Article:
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Rotax Oil Filters changing, new part number assigned

Roger Lee

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Revision #2

New oil filter part number correction

by XatorMan under ROTAX PRESS RELEASESRotax has just released the informaiton on the oil filter minor changes. In the release they inadvertently gave out the wrong part numbers. Owners and operators and service providers will be recieving the new filters under 2 different part numbers, depending on the ordering scope. (by bulk or individual) Please note the following change from the release of December 3rd.


Part number 825710 and 825712, changed to 825010 and 825012 respectivly. This will be the new numbers the filter will be supplied with.


It is worth repeating that all users should check the installaitons and confirm that the small change in the length of the filter, as shown in the drawing supplied from December 3rd, be verified. While it is not anticipated that this will have any ill effects the clearance, especially to the exhaust system on number 2 cylinder, has to be considered.


Contact your independent Rotax distributor or independent Rotax Service Centre for any additional information.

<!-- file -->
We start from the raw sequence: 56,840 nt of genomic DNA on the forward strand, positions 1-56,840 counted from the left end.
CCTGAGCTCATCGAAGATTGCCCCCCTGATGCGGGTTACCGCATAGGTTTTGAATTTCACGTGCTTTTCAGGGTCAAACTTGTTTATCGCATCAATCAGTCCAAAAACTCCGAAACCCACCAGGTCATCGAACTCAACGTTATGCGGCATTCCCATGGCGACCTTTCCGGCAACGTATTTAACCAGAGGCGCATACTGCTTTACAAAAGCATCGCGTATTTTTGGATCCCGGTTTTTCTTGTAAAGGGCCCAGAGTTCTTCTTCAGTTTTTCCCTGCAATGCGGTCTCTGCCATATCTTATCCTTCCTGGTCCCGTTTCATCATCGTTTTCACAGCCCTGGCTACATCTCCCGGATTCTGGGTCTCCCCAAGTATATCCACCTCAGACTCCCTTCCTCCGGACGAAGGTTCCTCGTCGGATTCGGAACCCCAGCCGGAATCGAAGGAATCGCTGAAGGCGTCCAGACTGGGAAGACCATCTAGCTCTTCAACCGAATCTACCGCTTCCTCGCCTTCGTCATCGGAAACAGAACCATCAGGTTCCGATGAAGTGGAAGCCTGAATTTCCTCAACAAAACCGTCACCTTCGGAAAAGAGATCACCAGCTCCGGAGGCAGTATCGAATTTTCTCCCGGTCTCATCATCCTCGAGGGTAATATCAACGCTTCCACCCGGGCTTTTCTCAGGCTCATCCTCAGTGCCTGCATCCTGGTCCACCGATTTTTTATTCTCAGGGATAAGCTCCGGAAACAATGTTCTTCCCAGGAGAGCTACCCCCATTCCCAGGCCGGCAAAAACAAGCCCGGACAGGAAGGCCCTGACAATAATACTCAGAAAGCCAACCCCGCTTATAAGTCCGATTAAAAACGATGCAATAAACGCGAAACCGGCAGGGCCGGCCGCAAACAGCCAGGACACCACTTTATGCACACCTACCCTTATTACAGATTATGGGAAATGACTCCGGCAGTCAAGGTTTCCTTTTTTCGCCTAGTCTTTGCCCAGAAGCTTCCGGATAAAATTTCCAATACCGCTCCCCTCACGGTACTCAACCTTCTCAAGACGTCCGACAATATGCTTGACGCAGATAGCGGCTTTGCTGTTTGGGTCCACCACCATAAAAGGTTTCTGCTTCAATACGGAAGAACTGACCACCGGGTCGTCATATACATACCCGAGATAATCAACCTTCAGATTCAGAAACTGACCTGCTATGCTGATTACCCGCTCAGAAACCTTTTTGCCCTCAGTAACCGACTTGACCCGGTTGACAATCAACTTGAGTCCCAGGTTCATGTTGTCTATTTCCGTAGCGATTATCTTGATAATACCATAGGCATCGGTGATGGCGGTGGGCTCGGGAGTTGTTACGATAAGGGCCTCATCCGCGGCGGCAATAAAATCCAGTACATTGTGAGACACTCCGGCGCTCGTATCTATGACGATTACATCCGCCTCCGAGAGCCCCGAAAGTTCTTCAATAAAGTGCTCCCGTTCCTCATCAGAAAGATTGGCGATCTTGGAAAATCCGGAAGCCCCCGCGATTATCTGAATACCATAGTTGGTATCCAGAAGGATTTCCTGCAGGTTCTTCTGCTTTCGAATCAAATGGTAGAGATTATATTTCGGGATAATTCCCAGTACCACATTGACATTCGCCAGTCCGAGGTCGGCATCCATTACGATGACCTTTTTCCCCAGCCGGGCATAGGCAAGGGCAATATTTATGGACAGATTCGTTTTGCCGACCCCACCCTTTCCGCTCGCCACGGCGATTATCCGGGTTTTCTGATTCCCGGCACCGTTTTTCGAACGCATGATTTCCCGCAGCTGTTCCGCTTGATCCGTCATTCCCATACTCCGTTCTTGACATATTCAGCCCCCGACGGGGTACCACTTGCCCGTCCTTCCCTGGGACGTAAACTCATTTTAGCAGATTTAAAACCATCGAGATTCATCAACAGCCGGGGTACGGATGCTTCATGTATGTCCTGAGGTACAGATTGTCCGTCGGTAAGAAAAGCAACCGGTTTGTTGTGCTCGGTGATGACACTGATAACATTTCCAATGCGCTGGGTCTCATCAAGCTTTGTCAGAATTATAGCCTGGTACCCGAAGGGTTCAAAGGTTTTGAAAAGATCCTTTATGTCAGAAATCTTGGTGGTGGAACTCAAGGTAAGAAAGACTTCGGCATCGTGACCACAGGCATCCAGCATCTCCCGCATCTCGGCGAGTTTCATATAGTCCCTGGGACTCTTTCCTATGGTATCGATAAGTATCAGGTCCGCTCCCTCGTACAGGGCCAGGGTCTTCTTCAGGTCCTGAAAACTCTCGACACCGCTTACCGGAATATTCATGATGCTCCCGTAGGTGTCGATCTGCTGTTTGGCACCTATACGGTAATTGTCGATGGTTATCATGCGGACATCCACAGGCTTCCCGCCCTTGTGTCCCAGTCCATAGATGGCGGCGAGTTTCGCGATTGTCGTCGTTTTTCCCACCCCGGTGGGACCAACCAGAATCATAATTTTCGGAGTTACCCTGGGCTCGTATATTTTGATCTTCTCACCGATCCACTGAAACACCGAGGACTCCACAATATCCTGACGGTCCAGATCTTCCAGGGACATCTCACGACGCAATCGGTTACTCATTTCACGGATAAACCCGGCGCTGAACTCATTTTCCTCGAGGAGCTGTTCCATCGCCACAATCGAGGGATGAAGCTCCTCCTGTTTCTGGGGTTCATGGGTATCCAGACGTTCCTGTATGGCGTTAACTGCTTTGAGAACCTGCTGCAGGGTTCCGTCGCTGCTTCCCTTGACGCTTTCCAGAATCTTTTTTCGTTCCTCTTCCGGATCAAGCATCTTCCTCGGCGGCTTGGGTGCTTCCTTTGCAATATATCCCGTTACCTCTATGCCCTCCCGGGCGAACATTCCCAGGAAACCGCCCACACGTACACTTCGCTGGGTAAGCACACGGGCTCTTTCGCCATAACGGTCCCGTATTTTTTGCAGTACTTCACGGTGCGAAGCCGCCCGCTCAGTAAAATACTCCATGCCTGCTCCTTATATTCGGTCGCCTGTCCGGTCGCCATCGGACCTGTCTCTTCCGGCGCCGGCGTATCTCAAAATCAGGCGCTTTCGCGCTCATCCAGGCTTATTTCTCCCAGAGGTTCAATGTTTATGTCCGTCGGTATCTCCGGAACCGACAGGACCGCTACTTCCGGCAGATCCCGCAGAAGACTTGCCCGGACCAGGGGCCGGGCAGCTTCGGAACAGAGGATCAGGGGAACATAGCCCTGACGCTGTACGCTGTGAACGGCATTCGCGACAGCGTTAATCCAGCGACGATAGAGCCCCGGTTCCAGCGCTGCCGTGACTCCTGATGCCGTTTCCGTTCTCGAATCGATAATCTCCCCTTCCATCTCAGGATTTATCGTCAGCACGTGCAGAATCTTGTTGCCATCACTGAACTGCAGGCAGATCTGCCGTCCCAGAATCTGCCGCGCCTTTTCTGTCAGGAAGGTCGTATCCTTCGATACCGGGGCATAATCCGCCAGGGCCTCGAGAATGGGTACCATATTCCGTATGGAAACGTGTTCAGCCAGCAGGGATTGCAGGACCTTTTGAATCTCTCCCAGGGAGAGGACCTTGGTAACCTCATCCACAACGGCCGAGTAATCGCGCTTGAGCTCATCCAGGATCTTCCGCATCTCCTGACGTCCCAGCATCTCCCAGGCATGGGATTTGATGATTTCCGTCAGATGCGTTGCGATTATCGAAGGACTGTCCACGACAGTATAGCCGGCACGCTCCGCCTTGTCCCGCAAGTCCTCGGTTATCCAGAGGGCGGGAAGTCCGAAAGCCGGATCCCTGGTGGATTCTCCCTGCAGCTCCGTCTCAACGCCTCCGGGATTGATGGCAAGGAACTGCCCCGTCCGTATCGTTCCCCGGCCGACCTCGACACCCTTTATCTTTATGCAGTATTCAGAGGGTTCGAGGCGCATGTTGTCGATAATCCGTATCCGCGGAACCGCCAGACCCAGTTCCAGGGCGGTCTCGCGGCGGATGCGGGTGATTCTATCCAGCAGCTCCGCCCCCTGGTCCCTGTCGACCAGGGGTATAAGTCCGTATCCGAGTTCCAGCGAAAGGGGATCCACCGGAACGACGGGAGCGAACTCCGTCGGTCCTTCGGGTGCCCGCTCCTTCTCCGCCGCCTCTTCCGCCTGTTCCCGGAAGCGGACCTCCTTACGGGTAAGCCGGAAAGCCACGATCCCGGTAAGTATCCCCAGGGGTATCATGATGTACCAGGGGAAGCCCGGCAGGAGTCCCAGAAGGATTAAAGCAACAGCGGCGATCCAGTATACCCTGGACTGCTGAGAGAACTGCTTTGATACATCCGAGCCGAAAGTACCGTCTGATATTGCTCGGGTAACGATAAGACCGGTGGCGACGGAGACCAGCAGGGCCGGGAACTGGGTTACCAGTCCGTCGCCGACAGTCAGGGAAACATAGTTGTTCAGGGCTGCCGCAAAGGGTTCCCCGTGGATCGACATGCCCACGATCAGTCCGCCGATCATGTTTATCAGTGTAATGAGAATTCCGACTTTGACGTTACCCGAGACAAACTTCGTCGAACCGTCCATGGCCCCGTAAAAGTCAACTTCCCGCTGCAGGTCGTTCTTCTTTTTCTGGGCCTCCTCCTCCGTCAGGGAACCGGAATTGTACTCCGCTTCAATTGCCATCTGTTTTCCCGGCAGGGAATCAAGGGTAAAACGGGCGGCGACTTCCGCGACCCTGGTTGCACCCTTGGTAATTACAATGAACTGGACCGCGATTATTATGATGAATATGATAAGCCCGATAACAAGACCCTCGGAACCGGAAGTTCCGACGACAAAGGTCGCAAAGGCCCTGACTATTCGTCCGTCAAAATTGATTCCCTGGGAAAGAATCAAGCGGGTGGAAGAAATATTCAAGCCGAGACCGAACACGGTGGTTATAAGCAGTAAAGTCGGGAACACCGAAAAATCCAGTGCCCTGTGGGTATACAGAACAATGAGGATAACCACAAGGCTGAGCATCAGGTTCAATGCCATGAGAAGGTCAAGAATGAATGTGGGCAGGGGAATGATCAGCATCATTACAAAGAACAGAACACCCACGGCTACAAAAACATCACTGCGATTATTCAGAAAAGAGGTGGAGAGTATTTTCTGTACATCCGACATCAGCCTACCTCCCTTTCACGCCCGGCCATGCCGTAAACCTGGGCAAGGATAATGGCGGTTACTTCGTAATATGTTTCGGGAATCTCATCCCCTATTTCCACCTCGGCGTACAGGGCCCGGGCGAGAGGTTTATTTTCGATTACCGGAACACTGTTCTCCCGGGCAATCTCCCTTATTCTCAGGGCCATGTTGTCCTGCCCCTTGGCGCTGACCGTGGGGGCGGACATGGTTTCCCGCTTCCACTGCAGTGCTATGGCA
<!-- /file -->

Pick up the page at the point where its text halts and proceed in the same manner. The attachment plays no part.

0629711-199x300.jpgDrawing is not to scale:


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Revision #1

Rotax Oil Filters changing, new part number assigned

by XatorMan under ROTAX PRESS RELEASESRotax; BRP-Powertrain, is making a minor change on the oil filter for ROTAX 912 and 914 Series engines.


Production of the current oil filters part no. 825704 and 825706 has been discontinued, once stock is depleted they will be not longer available.


The replacement filters will have a new part no. 825710 and 825712, internally they are the same and they have been approved from engineering, however one small change has to be noted. The overall length has increased about 3.5 mm ( .138″ ) due to the production process. For detailed dimensions see attached sketch.


OEM and end use customers need to check and make sure they have clearance and make any necessary changes to accommodate this new filter. The part will be coming in the first quarter of 2011.


062971-199x300.jpgNew production filter for 9 Series Rotax engines, early 2011


- Image provided as a reference only. Image is not to scale.


new oil filter, rotax

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This change was driven by a change of suppliers, obviously Rotax doesn't manufacture there own filters and apparently they had some issues with the current supplier (weather it be not wanting to continue suppling to the aircraft industry or because of a drastic price increase). Functionally there is no difference and there is no safety issues associated with using the old 825-706 filters until the new ones have made it to the retail level according to the factory. I'm waiting to get some more info from the factory to see if there are any benefits to this change ie, increased filtering element surface area. I'm assuming the bypass pressure rating is still the same.